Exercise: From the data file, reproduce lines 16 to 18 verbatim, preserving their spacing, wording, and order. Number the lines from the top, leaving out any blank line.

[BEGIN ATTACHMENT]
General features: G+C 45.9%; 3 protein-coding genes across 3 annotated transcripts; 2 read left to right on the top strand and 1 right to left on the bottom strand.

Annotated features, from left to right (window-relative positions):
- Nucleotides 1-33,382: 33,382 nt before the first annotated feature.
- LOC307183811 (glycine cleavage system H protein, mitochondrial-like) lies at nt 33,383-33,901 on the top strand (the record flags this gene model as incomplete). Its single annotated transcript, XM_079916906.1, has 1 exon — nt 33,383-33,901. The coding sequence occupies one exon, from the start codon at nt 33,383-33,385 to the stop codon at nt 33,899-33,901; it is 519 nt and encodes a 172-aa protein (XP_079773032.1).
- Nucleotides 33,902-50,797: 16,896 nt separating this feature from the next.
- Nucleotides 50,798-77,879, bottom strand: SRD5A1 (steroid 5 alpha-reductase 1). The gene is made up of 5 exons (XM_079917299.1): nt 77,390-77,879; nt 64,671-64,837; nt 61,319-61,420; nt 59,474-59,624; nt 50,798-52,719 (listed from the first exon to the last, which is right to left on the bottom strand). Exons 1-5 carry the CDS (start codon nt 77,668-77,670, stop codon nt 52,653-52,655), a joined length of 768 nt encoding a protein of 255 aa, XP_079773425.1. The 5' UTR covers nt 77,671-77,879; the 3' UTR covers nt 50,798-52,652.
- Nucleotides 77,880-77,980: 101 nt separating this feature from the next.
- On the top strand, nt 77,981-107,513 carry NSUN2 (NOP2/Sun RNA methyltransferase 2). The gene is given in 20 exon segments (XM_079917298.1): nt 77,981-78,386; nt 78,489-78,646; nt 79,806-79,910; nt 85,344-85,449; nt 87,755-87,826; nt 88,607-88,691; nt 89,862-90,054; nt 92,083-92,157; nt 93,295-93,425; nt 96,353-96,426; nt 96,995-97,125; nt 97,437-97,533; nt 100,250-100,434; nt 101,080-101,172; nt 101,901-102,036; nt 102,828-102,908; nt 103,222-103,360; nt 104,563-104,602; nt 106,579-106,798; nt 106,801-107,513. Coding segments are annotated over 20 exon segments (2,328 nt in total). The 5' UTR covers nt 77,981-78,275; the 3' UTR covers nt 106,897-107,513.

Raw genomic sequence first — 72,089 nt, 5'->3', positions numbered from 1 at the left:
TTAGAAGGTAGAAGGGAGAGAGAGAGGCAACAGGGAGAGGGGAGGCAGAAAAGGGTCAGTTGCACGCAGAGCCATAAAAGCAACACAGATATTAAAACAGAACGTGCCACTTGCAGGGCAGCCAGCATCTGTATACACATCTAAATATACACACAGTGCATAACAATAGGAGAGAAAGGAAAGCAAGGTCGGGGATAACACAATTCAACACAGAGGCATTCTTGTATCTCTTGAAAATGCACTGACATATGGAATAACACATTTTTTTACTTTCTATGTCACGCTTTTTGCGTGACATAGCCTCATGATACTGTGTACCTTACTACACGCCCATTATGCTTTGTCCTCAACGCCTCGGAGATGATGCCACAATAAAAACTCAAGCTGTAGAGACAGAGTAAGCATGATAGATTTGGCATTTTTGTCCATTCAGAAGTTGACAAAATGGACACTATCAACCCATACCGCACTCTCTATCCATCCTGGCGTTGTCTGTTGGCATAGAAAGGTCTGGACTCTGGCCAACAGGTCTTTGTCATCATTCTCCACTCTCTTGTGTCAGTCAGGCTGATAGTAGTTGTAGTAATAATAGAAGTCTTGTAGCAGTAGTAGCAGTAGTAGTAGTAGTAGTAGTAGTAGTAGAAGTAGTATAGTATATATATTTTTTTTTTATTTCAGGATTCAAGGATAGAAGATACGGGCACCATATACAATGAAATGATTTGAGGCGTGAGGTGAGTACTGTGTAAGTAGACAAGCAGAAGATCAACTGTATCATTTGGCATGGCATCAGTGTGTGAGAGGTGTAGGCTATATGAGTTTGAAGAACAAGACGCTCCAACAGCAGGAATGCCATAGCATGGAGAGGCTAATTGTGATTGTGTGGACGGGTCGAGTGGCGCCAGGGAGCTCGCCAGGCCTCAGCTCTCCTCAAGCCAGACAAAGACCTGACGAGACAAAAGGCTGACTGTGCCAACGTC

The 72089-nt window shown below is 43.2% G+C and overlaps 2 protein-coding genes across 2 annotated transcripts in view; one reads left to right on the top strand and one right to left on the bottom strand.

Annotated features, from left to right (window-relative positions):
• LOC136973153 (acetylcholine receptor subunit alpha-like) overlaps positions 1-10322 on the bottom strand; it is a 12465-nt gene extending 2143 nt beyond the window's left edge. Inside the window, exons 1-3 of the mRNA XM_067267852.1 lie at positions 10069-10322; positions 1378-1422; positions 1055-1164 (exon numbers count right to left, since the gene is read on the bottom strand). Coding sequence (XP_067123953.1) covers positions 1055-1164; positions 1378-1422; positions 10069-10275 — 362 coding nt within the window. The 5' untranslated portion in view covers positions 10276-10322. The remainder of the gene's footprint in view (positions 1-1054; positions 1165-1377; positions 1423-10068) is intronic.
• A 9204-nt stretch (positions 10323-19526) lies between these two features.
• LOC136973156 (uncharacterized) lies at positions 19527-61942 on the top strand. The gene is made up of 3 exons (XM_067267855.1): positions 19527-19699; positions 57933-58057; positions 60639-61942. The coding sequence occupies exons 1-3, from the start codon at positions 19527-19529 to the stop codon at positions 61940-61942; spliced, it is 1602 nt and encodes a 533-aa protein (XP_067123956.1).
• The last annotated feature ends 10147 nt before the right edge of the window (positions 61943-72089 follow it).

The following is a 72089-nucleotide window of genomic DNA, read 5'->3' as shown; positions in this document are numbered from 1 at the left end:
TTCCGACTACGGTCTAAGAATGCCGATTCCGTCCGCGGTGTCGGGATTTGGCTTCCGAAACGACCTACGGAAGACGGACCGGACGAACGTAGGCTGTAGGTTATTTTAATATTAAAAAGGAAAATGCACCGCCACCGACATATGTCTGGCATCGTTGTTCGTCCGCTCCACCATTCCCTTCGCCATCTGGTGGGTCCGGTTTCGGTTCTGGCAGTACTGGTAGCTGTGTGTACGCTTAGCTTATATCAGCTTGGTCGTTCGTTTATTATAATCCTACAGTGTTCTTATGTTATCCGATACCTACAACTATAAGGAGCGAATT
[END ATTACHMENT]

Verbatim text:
• The last annotated feature ends 10147 nt before the right edge of the window (positions 61943-72089 follow it).

The following is a 72089-nucleotide window of genomic DNA, read 5'->3' as shown; positions in this document are numbered from 1 at the left end:
TTCCGACTACGGTCTAAGAATGCCGATTCCGTCCGCGGTGTCGGGATTTGGCTTCCGAAACGACCTACGGAAGACGGACCGGACGAACGTAGGCTGTAGGTTATTTTAATATTAAAAAGGAAAATGCACCGCCACCGACATATGTCTGGCATCGTTGTTCGTCCGCTCCACCATTCCCTTCGCCATCTGGTGGGTCCGGTTTCGGTTCTGGCAGTACTGGTAGCTGTGTGTACGCTTAGCTTATATCAGCTTGGTCGTTCGTTTATTATAATCCTACAGTGTTCTTATGTTATCCGATACCTACAACTATAAGGAGCGAATT